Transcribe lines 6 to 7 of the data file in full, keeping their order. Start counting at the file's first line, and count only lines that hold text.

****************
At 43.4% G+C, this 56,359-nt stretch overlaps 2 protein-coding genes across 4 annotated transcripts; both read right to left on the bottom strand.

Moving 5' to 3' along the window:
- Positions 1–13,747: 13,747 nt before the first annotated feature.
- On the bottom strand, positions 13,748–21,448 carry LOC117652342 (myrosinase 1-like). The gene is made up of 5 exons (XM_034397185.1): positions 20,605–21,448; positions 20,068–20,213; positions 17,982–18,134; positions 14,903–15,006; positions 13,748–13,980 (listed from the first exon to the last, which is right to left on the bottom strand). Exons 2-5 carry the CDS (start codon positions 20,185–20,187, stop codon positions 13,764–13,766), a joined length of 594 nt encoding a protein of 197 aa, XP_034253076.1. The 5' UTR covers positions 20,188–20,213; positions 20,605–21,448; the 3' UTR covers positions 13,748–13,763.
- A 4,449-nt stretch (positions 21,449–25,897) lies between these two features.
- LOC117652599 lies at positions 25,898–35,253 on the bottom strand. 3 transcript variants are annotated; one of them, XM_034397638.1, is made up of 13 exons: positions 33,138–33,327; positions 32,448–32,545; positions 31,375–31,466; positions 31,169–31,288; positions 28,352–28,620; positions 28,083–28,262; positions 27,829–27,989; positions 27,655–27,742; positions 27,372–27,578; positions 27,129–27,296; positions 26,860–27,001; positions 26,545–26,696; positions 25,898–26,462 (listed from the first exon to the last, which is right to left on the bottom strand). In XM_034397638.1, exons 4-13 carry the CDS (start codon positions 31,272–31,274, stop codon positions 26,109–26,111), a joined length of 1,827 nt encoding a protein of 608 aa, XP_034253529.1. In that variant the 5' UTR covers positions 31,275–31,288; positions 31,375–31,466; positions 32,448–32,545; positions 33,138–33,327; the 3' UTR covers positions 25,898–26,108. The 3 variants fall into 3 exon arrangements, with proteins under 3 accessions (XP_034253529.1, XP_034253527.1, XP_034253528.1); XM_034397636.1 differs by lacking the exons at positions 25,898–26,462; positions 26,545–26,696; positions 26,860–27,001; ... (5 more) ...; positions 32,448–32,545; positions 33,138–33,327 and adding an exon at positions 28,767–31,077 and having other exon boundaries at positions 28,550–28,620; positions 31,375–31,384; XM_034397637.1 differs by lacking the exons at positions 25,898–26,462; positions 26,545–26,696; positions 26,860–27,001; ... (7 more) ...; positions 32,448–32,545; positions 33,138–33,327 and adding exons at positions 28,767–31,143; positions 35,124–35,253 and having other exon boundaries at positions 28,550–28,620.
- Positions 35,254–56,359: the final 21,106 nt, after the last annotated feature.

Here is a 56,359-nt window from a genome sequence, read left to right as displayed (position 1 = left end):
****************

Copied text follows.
- LOC117652599 lies at positions 25,898–35,253 on the bottom strand. 3 transcript variants are annotated; one of them, XM_034397638.1, is made up of 13 exons: positions 33,138–33,327; positions 32,448–32,545; positions 31,375–31,466; positions 31,169–31,288; positions 28,352–28,620; positions 28,083–28,262; positions 27,829–27,989; positions 27,655–27,742; positions 27,372–27,578; positions 27,129–27,296; positions 26,860–27,001; positions 26,545–26,696; positions 25,898–26,462 (listed from the first exon to the last, which is right to left on the bottom strand). In XM_034397638.1, exons 4-13 carry the CDS (start codon positions 31,272–31,274, stop codon positions 26,109–26,111), a joined length of 1,827 nt encoding a protein of 608 aa, XP_034253529.1. In that variant the 5' UTR covers positions 31,275–31,288; positions 31,375–31,466; positions 32,448–32,545; positions 33,138–33,327; the 3' UTR covers positions 25,898–26,108. The 3 variants fall into 3 exon arrangements, with proteins under 3 accessions (XP_034253529.1, XP_034253527.1, XP_034253528.1); XM_034397636.1 differs by lacking the exons at positions 25,898–26,462; positions 26,545–26,696; positions 26,860–27,001; ... (5 more) ...; positions 32,448–32,545; positions 33,138–33,327 and adding an exon at positions 28,767–31,077 and having other exon boundaries at positions 28,550–28,620; positions 31,375–31,384; XM_034397637.1 differs by lacking the exons at positions 25,898–26,462; positions 26,545–26,696; positions 26,860–27,001; ... (7 more) ...; positions 32,448–32,545; positions 33,138–33,327 and adding exons at positions 28,767–31,143; positions 35,124–35,253 and having other exon boundaries at positions 28,550–28,620.
- Positions 35,254–56,359: the final 21,106 nt, after the last annotated feature.